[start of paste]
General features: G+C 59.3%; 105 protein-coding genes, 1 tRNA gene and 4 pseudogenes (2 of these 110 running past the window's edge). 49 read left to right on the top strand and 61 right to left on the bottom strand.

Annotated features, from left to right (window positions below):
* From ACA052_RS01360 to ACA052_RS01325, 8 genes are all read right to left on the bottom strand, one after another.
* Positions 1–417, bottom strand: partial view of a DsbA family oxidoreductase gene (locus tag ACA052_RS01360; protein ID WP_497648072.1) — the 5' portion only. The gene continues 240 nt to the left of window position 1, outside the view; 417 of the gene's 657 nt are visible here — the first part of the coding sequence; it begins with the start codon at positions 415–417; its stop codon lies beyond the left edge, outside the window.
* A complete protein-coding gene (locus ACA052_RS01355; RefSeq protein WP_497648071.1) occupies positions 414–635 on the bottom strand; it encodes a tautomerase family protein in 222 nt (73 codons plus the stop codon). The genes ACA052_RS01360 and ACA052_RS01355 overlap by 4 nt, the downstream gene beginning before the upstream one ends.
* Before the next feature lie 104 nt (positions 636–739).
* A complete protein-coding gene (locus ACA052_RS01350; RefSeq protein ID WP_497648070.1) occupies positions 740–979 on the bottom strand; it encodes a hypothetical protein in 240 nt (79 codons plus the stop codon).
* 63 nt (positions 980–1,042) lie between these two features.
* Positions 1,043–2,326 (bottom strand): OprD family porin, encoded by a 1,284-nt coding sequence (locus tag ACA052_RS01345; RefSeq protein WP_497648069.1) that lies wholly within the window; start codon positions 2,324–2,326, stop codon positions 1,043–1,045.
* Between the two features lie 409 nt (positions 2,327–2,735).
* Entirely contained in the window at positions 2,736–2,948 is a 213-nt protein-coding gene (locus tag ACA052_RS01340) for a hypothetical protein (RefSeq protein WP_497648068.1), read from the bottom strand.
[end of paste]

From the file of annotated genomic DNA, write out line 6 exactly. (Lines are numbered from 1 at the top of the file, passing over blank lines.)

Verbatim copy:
* Before the next feature lie 104 nt (positions 636–739).